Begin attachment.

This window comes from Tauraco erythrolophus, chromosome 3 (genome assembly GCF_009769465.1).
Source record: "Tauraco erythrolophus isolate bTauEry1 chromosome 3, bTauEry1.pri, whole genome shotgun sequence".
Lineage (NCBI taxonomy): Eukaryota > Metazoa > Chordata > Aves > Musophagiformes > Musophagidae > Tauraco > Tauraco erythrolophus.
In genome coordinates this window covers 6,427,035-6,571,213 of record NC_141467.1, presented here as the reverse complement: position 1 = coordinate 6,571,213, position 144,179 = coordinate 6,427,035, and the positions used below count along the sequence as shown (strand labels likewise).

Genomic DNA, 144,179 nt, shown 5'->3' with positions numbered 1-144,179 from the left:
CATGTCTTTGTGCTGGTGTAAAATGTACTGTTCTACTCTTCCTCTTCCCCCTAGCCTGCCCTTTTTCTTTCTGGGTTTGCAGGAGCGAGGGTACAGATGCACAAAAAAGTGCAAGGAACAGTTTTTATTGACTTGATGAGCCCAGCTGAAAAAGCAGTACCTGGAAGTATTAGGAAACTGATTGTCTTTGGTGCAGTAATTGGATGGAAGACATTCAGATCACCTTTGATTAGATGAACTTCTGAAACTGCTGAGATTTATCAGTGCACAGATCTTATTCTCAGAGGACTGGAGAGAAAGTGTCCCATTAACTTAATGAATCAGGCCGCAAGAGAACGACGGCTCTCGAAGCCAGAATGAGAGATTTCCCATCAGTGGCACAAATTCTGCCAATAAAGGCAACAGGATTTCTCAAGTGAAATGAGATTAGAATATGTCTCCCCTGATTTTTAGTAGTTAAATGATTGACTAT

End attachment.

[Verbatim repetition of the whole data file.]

This window comes from Tauraco erythrolophus, chromosome 3 (genome assembly GCF_009769465.1).
Source record: "Tauraco erythrolophus isolate bTauEry1 chromosome 3, bTauEry1.pri, whole genome shotgun sequence".
Lineage (NCBI taxonomy): Eukaryota > Metazoa > Chordata > Aves > Musophagiformes > Musophagidae > Tauraco > Tauraco erythrolophus.
In genome coordinates this window covers 6,427,035-6,571,213 of record NC_141467.1, presented here as the reverse complement: position 1 = coordinate 6,571,213, position 144,179 = coordinate 6,427,035, and the positions used below count along the sequence as shown (strand labels likewise).

Genomic DNA, 144,179 nt, shown 5'->3' with positions numbered 1-144,179 from the left:
CATGTCTTTGTGCTGGTGTAAAATGTACTGTTCTACTCTTCCTCTTCCCCCTAGCCTGCCCTTTTTCTTTCTGGGTTTGCAGGAGCGAGGGTACAGATGCACAAAAAAGTGCAAGGAACAGTTTTTATTGACTTGATGAGCCCAGCTGAAAAAGCAGTACCTGGAAGTATTAGGAAACTGATTGTCTTTGGTGCAGTAATTGGATGGAAGACATTCAGATCACCTTTGATTAGATGAACTTCTGAAACTGCTGAGATTTATCAGTGCACAGATCTTATTCTCAGAGGACTGGAGAGAAAGTGTCCCATTAACTTAATGAATCAGGCCGCAAGAGAACGACGGCTCTCGAAGCCAGAATGAGAGATTTCCCATCAGTGGCACAAATTCTGCCAATAAAGGCAACAGGATTTCTCAAGTGAAATGAGATTAGAATATGTCTCCCCTGATTTTTAGTAGTTAAATGATTGACTAT